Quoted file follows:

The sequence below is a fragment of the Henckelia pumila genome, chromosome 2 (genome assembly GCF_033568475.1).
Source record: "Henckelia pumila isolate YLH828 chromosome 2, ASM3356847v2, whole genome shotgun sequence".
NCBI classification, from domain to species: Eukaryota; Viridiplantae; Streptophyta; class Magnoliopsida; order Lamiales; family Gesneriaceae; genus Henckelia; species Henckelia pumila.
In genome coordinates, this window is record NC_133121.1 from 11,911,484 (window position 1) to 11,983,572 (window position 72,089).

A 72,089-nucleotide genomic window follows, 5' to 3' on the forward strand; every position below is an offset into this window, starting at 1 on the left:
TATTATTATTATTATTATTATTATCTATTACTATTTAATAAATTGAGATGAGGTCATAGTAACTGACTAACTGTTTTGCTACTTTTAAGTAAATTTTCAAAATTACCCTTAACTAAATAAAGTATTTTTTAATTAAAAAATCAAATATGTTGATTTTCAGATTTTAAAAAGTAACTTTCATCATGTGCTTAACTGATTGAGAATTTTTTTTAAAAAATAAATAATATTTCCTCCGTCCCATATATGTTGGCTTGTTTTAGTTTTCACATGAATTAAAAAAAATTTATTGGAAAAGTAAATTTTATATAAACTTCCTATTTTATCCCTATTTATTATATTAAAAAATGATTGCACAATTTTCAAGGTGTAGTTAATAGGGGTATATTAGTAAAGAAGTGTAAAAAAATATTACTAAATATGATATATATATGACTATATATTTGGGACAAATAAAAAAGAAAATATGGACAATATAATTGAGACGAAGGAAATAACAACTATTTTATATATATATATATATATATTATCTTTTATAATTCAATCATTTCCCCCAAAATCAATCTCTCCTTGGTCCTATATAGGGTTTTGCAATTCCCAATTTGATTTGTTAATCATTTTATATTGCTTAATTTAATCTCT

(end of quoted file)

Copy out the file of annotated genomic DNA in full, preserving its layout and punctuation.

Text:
The sequence below is a fragment of the Henckelia pumila genome, chromosome 2 (genome assembly GCF_033568475.1).
Source record: "Henckelia pumila isolate YLH828 chromosome 2, ASM3356847v2, whole genome shotgun sequence".
NCBI classification, from domain to species: Eukaryota; Viridiplantae; Streptophyta; class Magnoliopsida; order Lamiales; family Gesneriaceae; genus Henckelia; species Henckelia pumila.
In genome coordinates, this window is record NC_133121.1 from 11,911,484 (window position 1) to 11,983,572 (window position 72,089).

A 72,089-nucleotide genomic window follows, 5' to 3' on the forward strand; every position below is an offset into this window, starting at 1 on the left:
TATTATTATTATTATTATTATTATCTATTACTATTTAATAAATTGAGATGAGGTCATAGTAACTGACTAACTGTTTTGCTACTTTTAAGTAAATTTTCAAAATTACCCTTAACTAAATAAAGTATTTTTTAATTAAAAAATCAAATATGTTGATTTTCAGATTTTAAAAAGTAACTTTCATCATGTGCTTAACTGATTGAGAATTTTTTTTAAAAAATAAATAATATTTCCTCCGTCCCATATATGTTGGCTTGTTTTAGTTTTCACATGAATTAAAAAAAATTTATTGGAAAAGTAAATTTTATATAAACTTCCTATTTTATCCCTATTTATTATATTAAAAAATGATTGCACAATTTTCAAGGTGTAGTTAATAGGGGTATATTAGTAAAGAAGTGTAAAAAAATATTACTAAATATGATATATATATGACTATATATTTGGGACAAATAAAAAAGAAAATATGGACAATATAATTGAGACGAAGGAAATAACAACTATTTTATATATATATATATATATATTATCTTTTATAATTCAATCATTTCCCCCAAAATCAATCTCTCCTTGGTCCTATATAGGGTTTTGCAATTCCCAATTTGATTTGTTAATCATTTTATATTGCTTAATTTAATCTCT